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Ecology Letters

Christopher R Cooney, Joseph A Tobias, Jason T Weir, Carlos A Botero, Nathalie Seddon
The role of sexual selection as a driver of speciation remains unresolved, not least because we lack a clear empirical understanding of its influence on different phases of the speciation process. Here, using data from 1306 recent avian speciation events, we show that plumage dichromatism (a proxy for sexual selection) does not predict diversification rates, but instead explains the rate at which young lineages achieve geographical range overlap. Importantly, this effect is only significant when range overlap is narrow (< 20%)...
May 16, 2017: Ecology Letters
Duncan N L Menge, Sarah A Batterman, Wenying Liao, Benton N Taylor, Jeremy W Lichstein, Gregorio Ángeles-Pérez
The rarity of nitrogen (N)-fixing trees in frequently N-limited higher-latitude (here, > 35°) forests is a central biogeochemical paradox. One hypothesis for their rarity is that evolutionary constraints limit N-fixing tree diversity, preventing N-fixing species from filling available niches in higher-latitude forests. Here, we test this hypothesis using data from the USA and Mexico. N-fixing trees comprise only a slightly smaller fraction of taxa at higher vs. lower latitudes (8% vs. 11% of genera), despite 11-fold lower abundance (1...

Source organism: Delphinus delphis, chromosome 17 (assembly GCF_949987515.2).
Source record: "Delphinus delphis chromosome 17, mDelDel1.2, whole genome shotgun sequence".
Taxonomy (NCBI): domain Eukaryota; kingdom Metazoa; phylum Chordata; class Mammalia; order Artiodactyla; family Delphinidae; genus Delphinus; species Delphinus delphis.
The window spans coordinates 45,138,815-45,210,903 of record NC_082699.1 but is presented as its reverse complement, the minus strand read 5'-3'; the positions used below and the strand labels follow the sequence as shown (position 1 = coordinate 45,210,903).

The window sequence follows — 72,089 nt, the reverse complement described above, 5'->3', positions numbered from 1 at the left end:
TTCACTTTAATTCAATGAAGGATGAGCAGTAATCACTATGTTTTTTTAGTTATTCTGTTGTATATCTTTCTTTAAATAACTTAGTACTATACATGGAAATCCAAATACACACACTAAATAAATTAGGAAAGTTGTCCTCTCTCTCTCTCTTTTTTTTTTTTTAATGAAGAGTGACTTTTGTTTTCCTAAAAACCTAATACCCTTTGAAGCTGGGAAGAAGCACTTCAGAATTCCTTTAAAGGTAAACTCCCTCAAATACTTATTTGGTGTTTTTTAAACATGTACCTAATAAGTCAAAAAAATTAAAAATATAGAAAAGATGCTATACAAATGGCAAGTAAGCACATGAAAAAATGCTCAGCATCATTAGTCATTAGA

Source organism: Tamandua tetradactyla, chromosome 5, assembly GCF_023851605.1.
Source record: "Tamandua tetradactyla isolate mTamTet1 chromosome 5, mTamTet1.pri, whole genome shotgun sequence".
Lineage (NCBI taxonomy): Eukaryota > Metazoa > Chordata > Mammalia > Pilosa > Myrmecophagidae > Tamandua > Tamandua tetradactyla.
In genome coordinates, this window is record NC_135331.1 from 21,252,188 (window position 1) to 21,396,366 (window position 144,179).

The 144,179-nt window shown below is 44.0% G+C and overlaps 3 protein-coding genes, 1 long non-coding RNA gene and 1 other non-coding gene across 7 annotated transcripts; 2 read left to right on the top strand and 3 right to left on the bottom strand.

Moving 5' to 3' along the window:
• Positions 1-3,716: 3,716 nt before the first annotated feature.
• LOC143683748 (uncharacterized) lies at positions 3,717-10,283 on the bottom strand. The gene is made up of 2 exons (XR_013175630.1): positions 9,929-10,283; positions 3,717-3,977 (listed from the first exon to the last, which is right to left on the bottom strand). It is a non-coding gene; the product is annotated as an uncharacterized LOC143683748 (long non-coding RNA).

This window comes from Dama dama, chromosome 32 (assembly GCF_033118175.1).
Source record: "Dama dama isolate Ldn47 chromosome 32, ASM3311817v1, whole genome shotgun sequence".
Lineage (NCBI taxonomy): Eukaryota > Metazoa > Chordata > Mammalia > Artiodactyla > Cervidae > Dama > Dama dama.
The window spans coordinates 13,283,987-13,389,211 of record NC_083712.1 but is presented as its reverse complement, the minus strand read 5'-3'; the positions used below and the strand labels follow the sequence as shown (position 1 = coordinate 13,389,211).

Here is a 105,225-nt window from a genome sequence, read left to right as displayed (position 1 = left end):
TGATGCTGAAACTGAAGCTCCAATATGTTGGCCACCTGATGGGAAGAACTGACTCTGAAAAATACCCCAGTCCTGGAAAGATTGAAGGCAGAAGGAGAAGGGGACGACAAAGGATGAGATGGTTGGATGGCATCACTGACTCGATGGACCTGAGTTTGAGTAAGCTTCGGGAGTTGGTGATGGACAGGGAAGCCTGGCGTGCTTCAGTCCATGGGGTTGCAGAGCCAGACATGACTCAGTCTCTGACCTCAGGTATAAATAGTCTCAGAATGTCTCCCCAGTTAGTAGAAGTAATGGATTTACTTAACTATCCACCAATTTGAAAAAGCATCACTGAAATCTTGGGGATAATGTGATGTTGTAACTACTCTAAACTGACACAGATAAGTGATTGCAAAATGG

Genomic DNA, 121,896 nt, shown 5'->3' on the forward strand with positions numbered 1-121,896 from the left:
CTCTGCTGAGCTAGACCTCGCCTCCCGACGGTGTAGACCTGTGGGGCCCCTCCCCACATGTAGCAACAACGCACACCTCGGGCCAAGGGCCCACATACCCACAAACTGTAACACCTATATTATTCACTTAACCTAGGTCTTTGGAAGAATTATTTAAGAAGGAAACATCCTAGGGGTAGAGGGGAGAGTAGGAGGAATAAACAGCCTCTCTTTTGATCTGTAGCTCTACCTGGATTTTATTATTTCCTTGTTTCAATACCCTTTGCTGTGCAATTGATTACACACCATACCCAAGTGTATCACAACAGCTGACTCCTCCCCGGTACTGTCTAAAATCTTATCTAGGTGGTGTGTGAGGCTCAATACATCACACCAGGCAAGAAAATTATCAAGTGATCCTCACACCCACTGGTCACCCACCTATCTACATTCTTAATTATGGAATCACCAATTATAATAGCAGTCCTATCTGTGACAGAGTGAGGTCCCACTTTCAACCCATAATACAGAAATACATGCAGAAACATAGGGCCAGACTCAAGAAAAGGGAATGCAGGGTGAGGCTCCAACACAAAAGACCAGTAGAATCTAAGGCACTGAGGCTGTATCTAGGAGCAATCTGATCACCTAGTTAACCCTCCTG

May 16, 2017: Ecology Letters
John M Dwyer, Daniel C Laughlin
Trade-offs maintain diversity and structure communities along environmental gradients. Theory indicates that if covariance among functional traits sets a limit on the number of viable trait combinations in a given environment, then communities with strong multidimensional trait constraints should exhibit low species diversity. We tested this prediction in winter annual plant assemblages along an aridity gradient using multilevel structural equation modelling. Univariate and multivariate functional diversity measures were poorly explained by aridity, and were surprisingly poor predictors of community richness...
May 16, 2017: Ecology Letters
Sven Teurlincx, Mandy Velthuis, Dominika Seroka, Lynn Govaert, Ellen van Donk, Dedmer B Van de Waal, Steven A J Declerck